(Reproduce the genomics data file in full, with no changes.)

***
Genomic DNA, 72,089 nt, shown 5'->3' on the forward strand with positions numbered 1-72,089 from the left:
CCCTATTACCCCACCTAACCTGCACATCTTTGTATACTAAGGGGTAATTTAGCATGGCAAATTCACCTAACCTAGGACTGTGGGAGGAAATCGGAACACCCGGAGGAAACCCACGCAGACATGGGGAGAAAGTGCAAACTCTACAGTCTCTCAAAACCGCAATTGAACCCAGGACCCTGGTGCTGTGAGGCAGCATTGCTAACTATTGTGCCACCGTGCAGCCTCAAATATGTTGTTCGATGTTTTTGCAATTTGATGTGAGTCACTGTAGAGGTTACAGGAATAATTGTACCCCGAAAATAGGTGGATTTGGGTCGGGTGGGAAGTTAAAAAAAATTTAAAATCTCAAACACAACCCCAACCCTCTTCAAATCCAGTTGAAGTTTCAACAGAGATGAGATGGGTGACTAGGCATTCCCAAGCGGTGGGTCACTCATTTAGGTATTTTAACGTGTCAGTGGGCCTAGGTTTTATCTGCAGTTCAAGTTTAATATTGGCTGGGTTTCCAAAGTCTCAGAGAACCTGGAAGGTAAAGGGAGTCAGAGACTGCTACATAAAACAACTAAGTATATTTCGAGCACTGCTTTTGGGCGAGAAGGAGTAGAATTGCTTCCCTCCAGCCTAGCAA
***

Genomic DNA, 72,089 nt, shown 5'->3' on the forward strand with positions numbered 1-72,089 from the left:
CCCTATTACCCCACCTAACCTGCACATCTTTGTATACTAAGGGGTAATTTAGCATGGCAAATTCACCTAACCTAGGACTGTGGGAGGAAATCGGAACACCCGGAGGAAACCCACGCAGACATGGGGAGAAAGTGCAAACTCTACAGTCTCTCAAAACCGCAATTGAACCCAGGACCCTGGTGCTGTGAGGCAGCATTGCTAACTATTGTGCCACCGTGCAGCCTCAAATATGTTGTTCGATGTTTTTGCAATTTGATGTGAGTCACTGTAGAGGTTACAGGAATAATTGTACCCCGAAAATAGGTGGATTTGGGTCGGGTGGGAAGTTAAAAAAAATTTAAAATCTCAAACACAACCCCAACCCTCTTCAAATCCAGTTGAAGTTTCAACAGAGATGAGATGGGTGACTAGGCATTCCCAAGCGGTGGGTCACTCATTTAGGTATTTTAACGTGTCAGTGGGCCTAGGTTTTATCTGCAGTTCAAGTTTAATATTGGCTGGGTTTCCAAAGTCTCAGAGAACCTGGAAGGTAAAGGGAGTCAGAGACTGCTACATAAAACAACTAAGTATATTTCGAGCACTGCTTTTGGGCGAGAAGGAGTAGAATTGCTTCCCTCCAGCCTAGCAA